Lewes may follow Sussex County’s lead and exclude tidal wetlands from density calculations on a property being annexed into the city.
The annexation regulation committee voted unanimously Feb. 25 to recommend excluding tidal wetlands, but stopped short of recommending the exclusion of all wetlands. If approved, the new density calculation would apply only to properties seeking annexation in one of the city’s two new annexation zones, AX-RES and AX-MIX.
By excluding tidal wetlands, officials limit the maximum number of homes permitted in a development to actual buildable land, in most cases.
“I don’t understand why we would not do that,” said committee member Bob Patterson.
Deputy Mayor Fred Beaufait, the committee chair, said it’s likely the correct action to ensure the city stays competitive with Sussex County for land development. The goal of the annexation zones was to create new districts that were a mix of Lewes and Sussex County regulations. The result was intended to be a zone that’s more strict than the county, but more lenient than the city.
City officials have been heavily criticized by residents in recent months for not delaying a vote on the annexation of the Brittingham property on New Road. When the property was annexed Nov. 13, Sussex County Council was discussing the potential change to the density calculation; county officials adopted the change less than a month later.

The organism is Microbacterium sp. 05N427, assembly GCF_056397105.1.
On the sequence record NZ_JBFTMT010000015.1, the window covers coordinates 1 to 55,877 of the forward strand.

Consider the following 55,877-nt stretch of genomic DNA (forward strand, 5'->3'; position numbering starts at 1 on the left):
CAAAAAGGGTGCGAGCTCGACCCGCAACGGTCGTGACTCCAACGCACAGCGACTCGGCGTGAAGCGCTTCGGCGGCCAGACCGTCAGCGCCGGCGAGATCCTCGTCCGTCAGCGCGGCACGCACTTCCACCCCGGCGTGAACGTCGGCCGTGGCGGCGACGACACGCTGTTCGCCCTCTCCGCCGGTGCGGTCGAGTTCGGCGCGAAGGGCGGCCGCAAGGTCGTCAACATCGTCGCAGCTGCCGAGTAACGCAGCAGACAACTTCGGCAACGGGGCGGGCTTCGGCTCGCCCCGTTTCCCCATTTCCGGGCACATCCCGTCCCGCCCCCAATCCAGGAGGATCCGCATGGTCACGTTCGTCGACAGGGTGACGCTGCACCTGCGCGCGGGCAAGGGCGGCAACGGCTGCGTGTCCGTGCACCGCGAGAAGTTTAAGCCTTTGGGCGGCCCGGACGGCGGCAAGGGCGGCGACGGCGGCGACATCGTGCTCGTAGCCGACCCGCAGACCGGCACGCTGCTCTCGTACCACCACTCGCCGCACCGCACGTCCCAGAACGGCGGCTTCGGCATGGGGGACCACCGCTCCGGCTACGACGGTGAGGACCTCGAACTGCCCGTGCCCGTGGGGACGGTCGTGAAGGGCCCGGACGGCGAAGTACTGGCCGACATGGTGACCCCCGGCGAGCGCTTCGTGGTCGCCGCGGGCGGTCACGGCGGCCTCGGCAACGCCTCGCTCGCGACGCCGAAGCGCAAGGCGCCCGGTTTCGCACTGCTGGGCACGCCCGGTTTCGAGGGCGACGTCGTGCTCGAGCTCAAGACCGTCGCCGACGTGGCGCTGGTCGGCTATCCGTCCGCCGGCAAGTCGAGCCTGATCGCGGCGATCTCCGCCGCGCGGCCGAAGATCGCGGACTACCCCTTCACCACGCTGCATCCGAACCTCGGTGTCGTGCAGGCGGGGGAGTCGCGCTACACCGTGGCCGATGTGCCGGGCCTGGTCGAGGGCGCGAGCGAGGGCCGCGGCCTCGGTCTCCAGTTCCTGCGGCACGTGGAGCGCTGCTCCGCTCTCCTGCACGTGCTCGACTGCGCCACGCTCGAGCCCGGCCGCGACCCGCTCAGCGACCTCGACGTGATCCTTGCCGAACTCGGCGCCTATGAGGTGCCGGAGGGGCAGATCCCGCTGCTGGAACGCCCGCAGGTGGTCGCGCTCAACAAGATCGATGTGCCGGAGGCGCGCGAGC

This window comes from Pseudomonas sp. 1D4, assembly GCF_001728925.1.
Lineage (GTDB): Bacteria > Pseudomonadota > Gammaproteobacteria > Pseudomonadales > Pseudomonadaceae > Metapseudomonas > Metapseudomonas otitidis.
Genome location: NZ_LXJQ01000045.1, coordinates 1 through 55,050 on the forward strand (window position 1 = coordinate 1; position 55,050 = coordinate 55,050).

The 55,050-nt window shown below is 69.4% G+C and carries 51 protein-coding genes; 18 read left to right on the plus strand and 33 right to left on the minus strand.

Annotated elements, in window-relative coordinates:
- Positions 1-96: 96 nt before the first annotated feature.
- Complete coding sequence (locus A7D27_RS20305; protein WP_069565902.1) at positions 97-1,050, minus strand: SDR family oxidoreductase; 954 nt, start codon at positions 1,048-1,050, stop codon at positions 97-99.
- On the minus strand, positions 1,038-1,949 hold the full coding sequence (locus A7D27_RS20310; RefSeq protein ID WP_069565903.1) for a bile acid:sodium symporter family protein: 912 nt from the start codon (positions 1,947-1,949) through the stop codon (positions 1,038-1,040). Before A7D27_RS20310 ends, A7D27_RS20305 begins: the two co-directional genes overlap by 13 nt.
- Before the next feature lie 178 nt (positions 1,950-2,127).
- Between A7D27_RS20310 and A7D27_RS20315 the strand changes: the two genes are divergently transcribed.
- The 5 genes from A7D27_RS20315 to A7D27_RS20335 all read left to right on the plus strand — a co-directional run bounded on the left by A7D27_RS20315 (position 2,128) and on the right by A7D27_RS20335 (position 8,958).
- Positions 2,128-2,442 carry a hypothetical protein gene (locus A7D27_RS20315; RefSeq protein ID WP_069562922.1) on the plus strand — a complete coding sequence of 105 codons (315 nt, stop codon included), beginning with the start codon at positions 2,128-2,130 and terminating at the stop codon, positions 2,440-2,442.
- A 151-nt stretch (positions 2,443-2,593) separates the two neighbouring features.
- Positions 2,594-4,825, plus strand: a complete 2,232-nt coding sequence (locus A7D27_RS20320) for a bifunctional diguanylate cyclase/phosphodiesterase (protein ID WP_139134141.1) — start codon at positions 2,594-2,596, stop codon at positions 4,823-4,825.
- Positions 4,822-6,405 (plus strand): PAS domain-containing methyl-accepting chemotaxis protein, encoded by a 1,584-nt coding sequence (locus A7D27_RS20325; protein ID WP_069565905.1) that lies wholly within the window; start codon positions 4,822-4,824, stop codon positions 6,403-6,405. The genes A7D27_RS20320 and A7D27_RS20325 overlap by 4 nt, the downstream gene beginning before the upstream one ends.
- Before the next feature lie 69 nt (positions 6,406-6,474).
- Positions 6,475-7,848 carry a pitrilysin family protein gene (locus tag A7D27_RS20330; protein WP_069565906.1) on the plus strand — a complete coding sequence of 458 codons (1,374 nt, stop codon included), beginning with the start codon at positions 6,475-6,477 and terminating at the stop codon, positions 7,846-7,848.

Lewes Councilman Rob Morgan attempted to delay the vote at the November meeting, but could not sway his colleagues.
The annexation committee was not prepared to recommend all wetlands be excluded from the formula. With a goal of being competitive with the county’s regulations, Councilman Dennis Reardon, a committee member, said it makes more sense to be in line with the county on this issue.
“I wouldn’t want to go further than [the county] because it would jeopardize any opportunity to annex property,” he said.
The city’s Planning and Development Coordinator Tom West said excluding all wetlands would be a difficult decision under the current circumstances.
“If we were just looking at it from a planning perspective, I think you would say if it’s not buildable you’d exclude it,” he said. “But I understand it’s a balancing act we’re in.”
Sumner Crosby, a new member of the planning commission, urged the committee to tread carefully with density in environmentally sensitive areas.
“I think it’s clear we have a whole lot of vulnerability in these areas where tidal wetlands exist, and in areas adjacent to tidal wetlands when you consider the role sea-level rise will have in this community,” he said.
The annexation committee will continue discussing other issues related to the annexation zones Tuesday, March 5, at 10 a.m. Danielle Swallow of Delaware Sea Grant will meet with the group to discuss issues related to wetlands. The committee will also discuss modifications to open space requirements.